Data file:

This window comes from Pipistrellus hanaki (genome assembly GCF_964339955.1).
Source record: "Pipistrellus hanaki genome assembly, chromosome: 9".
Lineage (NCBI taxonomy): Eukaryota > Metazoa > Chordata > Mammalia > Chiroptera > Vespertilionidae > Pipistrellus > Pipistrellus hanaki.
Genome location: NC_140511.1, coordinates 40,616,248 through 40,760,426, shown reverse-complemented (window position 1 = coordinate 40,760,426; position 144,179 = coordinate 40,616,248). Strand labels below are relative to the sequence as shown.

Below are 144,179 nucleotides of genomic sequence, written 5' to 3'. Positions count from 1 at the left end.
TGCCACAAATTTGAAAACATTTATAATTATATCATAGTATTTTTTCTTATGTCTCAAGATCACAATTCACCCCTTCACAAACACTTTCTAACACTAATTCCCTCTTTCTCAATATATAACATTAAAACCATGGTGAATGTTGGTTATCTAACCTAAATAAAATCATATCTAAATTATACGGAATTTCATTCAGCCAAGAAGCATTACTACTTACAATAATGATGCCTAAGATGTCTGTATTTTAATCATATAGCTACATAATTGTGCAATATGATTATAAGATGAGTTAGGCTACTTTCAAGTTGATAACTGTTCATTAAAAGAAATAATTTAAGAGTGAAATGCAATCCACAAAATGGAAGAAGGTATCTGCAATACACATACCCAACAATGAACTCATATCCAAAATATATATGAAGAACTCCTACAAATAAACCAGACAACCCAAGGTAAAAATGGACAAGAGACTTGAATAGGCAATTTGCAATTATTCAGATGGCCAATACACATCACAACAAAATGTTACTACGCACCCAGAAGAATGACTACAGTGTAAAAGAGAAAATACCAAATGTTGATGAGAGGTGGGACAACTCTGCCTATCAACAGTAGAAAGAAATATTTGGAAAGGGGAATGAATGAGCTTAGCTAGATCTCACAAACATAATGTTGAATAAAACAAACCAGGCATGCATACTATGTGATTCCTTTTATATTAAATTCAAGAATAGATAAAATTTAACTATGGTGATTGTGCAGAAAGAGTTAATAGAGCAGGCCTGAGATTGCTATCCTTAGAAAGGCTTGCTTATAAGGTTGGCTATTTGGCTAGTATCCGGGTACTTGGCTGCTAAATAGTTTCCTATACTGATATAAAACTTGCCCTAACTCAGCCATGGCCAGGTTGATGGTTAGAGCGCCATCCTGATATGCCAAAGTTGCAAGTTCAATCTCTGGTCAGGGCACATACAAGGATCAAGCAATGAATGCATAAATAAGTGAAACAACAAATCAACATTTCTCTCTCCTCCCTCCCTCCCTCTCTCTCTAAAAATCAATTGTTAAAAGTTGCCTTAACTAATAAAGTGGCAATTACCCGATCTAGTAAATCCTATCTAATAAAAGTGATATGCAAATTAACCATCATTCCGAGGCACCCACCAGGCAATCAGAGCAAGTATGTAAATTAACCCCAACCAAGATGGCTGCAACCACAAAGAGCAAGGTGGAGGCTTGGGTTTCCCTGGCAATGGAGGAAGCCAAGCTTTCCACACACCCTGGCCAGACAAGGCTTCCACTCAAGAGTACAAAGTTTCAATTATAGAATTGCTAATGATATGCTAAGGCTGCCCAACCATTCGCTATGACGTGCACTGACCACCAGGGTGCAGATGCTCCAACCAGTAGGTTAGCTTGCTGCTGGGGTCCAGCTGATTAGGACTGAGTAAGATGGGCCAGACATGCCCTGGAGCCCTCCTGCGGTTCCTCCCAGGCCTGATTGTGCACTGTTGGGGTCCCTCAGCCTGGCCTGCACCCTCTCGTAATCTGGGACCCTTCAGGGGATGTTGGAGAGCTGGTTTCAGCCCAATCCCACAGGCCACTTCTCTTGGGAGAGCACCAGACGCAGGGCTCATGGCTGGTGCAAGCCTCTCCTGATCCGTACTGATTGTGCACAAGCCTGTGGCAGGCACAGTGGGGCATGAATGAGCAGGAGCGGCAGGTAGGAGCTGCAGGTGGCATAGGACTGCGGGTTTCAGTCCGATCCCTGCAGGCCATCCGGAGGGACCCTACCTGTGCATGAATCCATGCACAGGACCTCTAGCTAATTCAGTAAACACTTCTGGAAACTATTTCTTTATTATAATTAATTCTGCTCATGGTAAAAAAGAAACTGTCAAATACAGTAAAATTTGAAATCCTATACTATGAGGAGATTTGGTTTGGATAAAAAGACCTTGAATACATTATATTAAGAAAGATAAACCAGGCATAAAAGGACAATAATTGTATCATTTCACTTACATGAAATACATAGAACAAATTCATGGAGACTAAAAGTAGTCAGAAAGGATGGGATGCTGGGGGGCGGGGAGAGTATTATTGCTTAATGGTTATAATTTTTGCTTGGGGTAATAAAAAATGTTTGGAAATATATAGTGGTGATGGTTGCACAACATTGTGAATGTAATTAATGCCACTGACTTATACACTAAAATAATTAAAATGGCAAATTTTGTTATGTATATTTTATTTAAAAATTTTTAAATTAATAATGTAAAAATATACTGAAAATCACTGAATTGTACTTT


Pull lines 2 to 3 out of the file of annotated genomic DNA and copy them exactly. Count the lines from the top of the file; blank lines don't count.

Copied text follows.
Source record: "Pipistrellus hanaki genome assembly, chromosome: 9".
Lineage (NCBI taxonomy): Eukaryota > Metazoa > Chordata > Mammalia > Chiroptera > Vespertilionidae > Pipistrellus > Pipistrellus hanaki.